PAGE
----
[ toh-guh ]
/ ˈtoʊ gə /
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noun, plural to·gas, to·gae [toh-jee, -gee]. /ˈtoʊ dʒi, -gi/.

(in ancient Rome) the loose outer garment worn by citizens in public.
a robe of office, a professorial gown, or some other distinctive garment.



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“Was” is used for the indicative past tense of “to be,” and “were” is only used for the subjunctive past tense.

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Origin of toga

1590–1600; <Latin; akin to tegmen


to·gaed [toh-guhd], /ˈtoʊ gəd/, adjectiveun·to·gaed, adjective
Dictionary.com Unabridged Based on the Random House Unabridged Dictionary, © Random House, Inc. 2021

Example sentences from the Web for toga

British Dictionary definitions for toga

/ (ˈtəʊɡə) /


a garment worn by citizens of ancient Rome, consisting of a piece of cloth draped around the body
the official vestment of certain offices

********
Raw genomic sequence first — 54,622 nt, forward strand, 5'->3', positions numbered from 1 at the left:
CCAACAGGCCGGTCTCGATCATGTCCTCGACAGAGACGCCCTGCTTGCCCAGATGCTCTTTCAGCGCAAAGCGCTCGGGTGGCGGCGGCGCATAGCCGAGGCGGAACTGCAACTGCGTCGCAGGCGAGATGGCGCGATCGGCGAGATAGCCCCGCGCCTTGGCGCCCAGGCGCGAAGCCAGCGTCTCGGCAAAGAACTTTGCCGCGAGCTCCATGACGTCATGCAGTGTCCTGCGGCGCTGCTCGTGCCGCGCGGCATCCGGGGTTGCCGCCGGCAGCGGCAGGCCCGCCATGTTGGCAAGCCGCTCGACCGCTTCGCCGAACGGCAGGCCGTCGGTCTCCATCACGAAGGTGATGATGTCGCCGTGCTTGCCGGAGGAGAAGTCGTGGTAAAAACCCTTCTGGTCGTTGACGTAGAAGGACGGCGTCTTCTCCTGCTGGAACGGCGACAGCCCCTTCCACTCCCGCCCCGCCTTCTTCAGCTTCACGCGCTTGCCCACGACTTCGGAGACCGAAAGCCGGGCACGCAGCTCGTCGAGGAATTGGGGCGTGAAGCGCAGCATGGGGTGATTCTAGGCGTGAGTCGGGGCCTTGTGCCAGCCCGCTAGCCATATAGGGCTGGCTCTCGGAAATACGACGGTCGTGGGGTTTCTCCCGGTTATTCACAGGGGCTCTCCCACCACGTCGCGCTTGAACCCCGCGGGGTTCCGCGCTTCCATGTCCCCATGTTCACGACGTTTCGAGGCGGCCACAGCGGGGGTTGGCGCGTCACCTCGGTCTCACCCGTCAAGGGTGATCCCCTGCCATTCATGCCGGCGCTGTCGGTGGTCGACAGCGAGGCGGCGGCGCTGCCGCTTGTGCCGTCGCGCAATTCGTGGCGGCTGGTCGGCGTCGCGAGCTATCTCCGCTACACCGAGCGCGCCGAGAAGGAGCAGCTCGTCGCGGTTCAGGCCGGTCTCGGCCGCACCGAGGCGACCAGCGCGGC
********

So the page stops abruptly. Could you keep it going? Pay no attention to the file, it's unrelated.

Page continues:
Derived forms of toga

togaed (ˈtəʊɡəd), adjective

Word Origin for toga

C16: from Latin, related to tegere to cover
Collins English Dictionary - Complete & Unabridged 2012 Digital Edition © William Collins Sons & Co. Ltd. 1979, 1986 © HarperCollins Publishers 1998, 2000, 2003, 2005, 2006, 2007, 2009, 2012

Cultural definitions for toga


An outer garment for men in ancient Rome, worn as a sign of citizenship. The toga was a nearly semicircular piece of wool, worn draped about the shoulders and body.

The New Dictionary of Cultural Literacy, Third Edition Copyright © 2005 by Houghton Mifflin Harcourt Publishing Company. Published by Houghton Mifflin Harcourt Publishing Company. All rights reserved.